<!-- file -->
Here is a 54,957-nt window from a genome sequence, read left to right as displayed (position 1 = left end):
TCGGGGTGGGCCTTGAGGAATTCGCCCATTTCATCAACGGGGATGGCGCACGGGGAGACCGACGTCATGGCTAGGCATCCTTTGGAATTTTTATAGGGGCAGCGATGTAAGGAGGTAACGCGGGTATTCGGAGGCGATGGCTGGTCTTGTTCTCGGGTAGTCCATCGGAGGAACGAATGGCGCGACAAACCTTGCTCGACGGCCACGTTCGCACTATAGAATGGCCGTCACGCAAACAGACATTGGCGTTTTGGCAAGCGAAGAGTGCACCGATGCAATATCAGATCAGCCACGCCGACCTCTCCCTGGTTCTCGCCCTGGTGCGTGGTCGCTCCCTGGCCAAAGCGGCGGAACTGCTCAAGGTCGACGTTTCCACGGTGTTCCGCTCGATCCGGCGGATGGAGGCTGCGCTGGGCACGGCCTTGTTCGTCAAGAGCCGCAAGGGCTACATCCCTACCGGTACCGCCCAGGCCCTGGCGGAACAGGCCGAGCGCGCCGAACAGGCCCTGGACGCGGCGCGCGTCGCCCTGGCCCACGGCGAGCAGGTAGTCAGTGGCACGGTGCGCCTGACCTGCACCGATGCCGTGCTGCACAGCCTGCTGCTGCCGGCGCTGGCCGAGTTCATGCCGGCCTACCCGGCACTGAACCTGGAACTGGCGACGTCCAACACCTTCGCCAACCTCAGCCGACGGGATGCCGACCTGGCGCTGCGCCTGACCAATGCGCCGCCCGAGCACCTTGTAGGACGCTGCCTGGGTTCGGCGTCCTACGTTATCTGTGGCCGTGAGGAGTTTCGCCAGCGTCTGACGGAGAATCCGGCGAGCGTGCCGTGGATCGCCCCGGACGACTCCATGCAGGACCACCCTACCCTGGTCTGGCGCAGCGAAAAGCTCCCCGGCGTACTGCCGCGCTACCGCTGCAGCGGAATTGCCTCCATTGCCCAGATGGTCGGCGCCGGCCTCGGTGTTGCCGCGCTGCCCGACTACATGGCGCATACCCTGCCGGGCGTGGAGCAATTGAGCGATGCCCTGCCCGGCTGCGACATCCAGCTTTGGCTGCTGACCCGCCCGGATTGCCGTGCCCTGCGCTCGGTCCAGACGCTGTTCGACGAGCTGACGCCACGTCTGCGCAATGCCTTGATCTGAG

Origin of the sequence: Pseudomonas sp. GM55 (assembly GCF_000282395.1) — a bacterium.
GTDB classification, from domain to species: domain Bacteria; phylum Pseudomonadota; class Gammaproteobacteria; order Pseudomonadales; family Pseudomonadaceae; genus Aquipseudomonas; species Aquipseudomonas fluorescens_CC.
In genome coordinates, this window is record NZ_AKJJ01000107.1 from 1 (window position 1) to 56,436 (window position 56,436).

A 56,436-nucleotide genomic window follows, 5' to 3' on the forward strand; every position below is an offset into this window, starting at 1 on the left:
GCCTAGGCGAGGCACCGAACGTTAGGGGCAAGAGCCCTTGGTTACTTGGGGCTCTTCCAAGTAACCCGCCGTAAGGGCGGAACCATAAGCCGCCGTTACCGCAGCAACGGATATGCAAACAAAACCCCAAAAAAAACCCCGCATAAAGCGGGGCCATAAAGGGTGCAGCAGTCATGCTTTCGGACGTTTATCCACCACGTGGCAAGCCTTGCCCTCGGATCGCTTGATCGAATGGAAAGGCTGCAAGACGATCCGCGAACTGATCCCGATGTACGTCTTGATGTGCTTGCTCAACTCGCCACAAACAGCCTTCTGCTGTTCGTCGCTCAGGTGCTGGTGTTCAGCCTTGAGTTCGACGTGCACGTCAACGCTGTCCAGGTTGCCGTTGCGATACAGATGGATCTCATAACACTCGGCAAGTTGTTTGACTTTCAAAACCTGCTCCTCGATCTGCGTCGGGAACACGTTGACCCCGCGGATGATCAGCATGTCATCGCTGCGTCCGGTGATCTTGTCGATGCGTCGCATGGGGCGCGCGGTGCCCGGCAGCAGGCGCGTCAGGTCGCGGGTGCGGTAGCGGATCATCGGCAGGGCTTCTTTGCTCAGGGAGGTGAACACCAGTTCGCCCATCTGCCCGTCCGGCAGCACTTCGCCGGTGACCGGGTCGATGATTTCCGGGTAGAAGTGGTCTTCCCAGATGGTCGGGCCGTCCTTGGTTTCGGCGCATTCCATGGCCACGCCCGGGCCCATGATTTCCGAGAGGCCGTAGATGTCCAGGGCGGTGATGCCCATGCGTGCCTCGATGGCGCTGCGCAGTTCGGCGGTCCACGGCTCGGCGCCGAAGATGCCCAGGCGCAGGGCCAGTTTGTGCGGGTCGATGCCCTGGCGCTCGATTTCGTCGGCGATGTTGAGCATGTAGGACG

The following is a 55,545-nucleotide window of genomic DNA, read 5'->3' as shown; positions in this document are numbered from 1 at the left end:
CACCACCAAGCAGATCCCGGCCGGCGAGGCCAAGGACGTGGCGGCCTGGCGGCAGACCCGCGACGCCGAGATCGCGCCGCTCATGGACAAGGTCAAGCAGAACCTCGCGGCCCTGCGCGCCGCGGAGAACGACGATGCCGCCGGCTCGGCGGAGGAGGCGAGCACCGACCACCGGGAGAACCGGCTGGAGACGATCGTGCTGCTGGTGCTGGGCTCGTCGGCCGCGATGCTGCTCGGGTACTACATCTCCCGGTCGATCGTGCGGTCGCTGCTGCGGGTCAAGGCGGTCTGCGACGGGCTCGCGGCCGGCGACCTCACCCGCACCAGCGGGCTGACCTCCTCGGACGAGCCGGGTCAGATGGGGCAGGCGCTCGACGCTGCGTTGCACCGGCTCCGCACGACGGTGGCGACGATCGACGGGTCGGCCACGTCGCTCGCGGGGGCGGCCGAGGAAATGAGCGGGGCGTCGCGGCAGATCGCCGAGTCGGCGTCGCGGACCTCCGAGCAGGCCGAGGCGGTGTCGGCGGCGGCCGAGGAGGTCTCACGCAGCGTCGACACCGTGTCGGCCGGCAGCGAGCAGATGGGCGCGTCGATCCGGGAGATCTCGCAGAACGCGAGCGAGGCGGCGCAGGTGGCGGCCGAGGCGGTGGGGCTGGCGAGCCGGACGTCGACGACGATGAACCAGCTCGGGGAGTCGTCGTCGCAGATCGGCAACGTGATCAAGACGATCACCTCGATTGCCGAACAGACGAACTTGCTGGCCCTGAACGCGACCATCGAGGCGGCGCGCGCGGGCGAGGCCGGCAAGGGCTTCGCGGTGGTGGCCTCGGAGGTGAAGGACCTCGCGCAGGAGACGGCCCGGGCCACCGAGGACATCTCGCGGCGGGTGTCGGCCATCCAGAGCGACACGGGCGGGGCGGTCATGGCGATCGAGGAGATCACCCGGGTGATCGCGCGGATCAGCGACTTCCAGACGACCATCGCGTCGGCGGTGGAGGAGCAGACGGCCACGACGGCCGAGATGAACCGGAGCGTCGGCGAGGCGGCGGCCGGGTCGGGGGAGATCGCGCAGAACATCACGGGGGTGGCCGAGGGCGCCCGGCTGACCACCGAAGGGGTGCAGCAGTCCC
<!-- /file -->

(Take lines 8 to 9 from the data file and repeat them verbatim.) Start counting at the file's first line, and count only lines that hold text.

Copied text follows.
The following is a 55,545-nucleotide window of genomic DNA, read 5'->3' as shown; positions in this document are numbered from 1 at the left end:
CACCACCAAGCAGATCCCGGCCGGCGAGGCCAAGGACGTGGCGGCCTGGCGGCAGACCCGCGACGCCGAGATCGCGCCGCTCATGGACAAGGTCAAGCAGAACCTCGCGGCCCTGCGCGCCGCGGAGAACGACGATGCCGCCGGCTCGGCGGAGGAGGCGAGCACCGACCACCGGGAGAACCGGCTGGAGACGATCGTGCTGCTGGTGCTGGGCTCGTCGGCCGCGATGCTGCTCGGGTACTACATCTCCCGGTCGATCGTGCGGTCGCTGCTGCGGGTCAAGGCGGTCTGCGACGGGCTCGCGGCCGGCGACCTCACCCGCACCAGCGGGCTGACCTCCTCGGACGAGCCGGGTCAGATGGGGCAGGCGCTCGACGCTGCGTTGCACCGGCTCCGCACGACGGTGGCGACGATCGACGGGTCGGCCACGTCGCTCGCGGGGGCGGCCGAGGAAATGAGCGGGGCGTCGCGGCAGATCGCCGAGTCGGCGTCGCGGACCTCCGAGCAGGCCGAGGCGGTGTCGGCGGCGGCCGAGGAGGTCTCACGCAGCGTCGACACCGTGTCGGCCGGCAGCGAGCAGATGGGCGCGTCGATCCGGGAGATCTCGCAGAACGCGAGCGAGGCGGCGCAGGTGGCGGCCGAGGCGGTGGGGCTGGCGAGCCGGACGTCGACGACGATGAACCAGCTCGGGGAGTCGTCGTCGCAGATCGGCAACGTGATCAAGACGATCACCTCGATTGCCGAACAGACGAACTTGCTGGCCCTGAACGCGACCATCGAGGCGGCGCGCGCGGGCGAGGCCGGCAAGGGCTTCGCGGTGGTGGCCTCGGAGGTGAAGGACCTCGCGCAGGAGACGGCCCGGGCCACCGAGGACATCTCGCGGCGGGTGTCGGCCATCCAGAGCGACACGGGCGGGGCGGTCATGGCGATCGAGGAGATCACCCGGGTGATCGCGCGGATCAGCGACTTCCAGACGACCATCGCGTCGGCGGTGGAGGAGCAGACGGCCACGACGGCCGAGATGAACCGGAGCGTCGGCGAGGCGGCGGCCGGGTCGGGGGAGATCGCGCAGAACATCACGGGGGTGGCCGAGGGCGCCCGGCTGACCACCGAAGGGGTGCAGCAGTCCC